Small Wars Journal

leadership

A Scout Leader’s Primer (On Earnest Preparation)

Utilizing a future fictional war against a near-peer adversary, reconnaissance and security fundamentals are presented in the manner of “The Defence of Duffer’s Drift.” Unique in addressing both the interconnectedness of reconnaissance and security and tying them to concrete examples of failure, this paper attempts to present plausible ways to integrate said concepts into an iterative tactical decision-making exercise.

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Officer Specialization in the United States Army: The Solution to the Junior Officer Brain Drain and Generals Who Over-Generalize is One and the Same

The exodus of Junior Military Officers (JMO) from the service, colloquially known as the “brain drain,” represents one of the more slow-burning problems facing the United States Army. Beyond the immediate results on planned force structure and end-strength, the subtler effects of these departures will take decades to manifest.

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Leadership Behavior: Boss Versus Leader

The purpose of this paper is to describe behavior differences between managing like a boss and managing like a leader. The terms boss and leader can be used interchangeably, but if you analyze what makes a boss and a leader, you will start noticing important differences. In today’s world, being a leader rather than a boss is more effective, and if understood and implemented will improve individual performance, build effective teams, and promote success for the organization.

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Army National Guard AMEDD Officer Talent Management

We will begin our examination of talent management by first examining the philosophy behind this program and how talent management might be best applied to AMEDD Officers of the Army National Guard. Once we gain understanding of the appropriate talent management philosophy, we can further explore how this philosophy could be put into practice.

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A Strategic Imperative: Empowerment

The purpose of this article is to describe the importance of empowering subordinates. It was my experience as a senior leader in the military, that success in an organization is dependent on empowerment of subordinates. The more you invest in your people the more effective you were as a leader. Unfortunately, I also observed that empowerment of subordinates is not followed consistently in military organizations. The mistake leaders make is that they talk about empowerment, but then attach a bunch of restrictions rendering it ineffective.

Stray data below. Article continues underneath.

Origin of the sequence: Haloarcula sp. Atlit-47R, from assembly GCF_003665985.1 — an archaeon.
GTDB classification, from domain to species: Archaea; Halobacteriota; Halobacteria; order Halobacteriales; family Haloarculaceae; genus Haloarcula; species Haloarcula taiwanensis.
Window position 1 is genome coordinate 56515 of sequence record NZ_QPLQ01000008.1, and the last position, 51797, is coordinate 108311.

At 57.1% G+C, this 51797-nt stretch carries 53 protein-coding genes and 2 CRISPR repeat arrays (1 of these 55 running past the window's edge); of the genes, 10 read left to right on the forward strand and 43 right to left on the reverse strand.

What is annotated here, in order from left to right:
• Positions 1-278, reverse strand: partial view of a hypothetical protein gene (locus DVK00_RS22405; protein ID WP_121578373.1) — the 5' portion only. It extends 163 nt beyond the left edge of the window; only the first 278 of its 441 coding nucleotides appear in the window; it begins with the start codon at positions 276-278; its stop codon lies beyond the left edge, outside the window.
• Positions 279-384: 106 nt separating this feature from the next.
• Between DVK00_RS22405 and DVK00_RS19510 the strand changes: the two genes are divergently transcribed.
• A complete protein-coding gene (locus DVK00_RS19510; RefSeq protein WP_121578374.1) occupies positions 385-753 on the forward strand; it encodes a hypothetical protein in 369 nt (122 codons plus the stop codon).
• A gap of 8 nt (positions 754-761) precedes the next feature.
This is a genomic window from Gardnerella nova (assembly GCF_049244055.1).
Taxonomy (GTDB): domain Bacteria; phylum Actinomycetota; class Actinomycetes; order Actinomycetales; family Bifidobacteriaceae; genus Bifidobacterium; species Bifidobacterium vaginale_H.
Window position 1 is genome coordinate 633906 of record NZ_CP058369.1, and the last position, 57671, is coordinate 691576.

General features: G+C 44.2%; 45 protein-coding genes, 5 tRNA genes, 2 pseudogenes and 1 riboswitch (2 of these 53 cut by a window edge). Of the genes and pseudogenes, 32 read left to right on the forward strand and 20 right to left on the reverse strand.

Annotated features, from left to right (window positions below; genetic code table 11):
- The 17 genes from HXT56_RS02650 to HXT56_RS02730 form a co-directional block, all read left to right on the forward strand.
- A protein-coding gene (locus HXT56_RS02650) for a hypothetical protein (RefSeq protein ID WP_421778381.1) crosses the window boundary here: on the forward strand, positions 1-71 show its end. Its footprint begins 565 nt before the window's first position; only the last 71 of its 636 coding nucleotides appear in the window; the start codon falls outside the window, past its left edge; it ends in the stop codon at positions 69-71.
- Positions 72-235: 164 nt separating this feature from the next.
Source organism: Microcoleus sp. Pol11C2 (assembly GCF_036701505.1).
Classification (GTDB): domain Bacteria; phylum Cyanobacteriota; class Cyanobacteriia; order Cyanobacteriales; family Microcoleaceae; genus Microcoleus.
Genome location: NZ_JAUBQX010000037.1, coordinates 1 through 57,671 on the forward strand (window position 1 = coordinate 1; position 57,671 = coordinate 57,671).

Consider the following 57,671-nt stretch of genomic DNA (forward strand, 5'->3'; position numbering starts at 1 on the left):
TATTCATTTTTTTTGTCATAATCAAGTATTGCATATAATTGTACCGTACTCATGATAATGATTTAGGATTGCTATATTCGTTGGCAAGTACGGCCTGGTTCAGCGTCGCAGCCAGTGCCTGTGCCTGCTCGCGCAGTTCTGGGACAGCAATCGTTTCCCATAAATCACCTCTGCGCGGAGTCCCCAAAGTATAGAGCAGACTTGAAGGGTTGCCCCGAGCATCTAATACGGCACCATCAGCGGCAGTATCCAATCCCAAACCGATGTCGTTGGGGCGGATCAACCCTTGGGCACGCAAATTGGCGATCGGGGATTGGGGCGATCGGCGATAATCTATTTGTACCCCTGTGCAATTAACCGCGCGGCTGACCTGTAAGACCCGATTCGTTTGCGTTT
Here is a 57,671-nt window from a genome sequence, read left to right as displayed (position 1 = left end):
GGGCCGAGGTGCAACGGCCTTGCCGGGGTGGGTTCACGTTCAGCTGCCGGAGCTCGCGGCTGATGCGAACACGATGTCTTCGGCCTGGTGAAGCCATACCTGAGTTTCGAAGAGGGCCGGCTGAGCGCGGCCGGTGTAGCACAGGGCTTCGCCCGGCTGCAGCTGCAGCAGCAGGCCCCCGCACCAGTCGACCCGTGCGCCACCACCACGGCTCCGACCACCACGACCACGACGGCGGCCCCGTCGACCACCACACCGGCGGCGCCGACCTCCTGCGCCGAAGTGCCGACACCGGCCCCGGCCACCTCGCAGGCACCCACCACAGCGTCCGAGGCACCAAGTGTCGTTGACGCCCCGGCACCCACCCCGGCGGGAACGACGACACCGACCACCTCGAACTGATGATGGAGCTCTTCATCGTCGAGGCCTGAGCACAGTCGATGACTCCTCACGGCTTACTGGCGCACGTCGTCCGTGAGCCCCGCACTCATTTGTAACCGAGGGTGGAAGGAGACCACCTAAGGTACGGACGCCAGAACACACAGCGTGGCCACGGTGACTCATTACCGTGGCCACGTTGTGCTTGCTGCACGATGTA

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Achieving Effective Leadership

The purpose of this article is to discuss effective leadership, present the importance of truth telling, and to contend that moral courage is the most critical trait for a leader. In this article I will offer a model and demonstrate that to be an effective leader, a leader must be a difference-maker. Being a difference-maker means doing the right thing and having the courage to say hard things to people that do not want to hear them.

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What I Have Learned With Bullets

I was cleaning out my accumulated files and I came across a series of notes regarding officers and leadership accumulated through the years. Having commanded four rifle companies, three Airborne/Ranger battalions and two Airborne/Ranger brigades, several in combat between 1965 and 1993, I saw a lot, did a lot and tried to remember. This article is for those who wish the knowledge, hopefully without the pain.

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A Leader’s Playbook

The military is a noble profession filled with competent and committed officers and Noncommissioned Officers. It was my honor to serve as both an enlisted man and an officer. The intent of this playbook is to discuss a list of categories I found important as a leader. It is important to note that I have made every mistake a leader can make, but more importantly, I admit it, and have learned from my mistakes.

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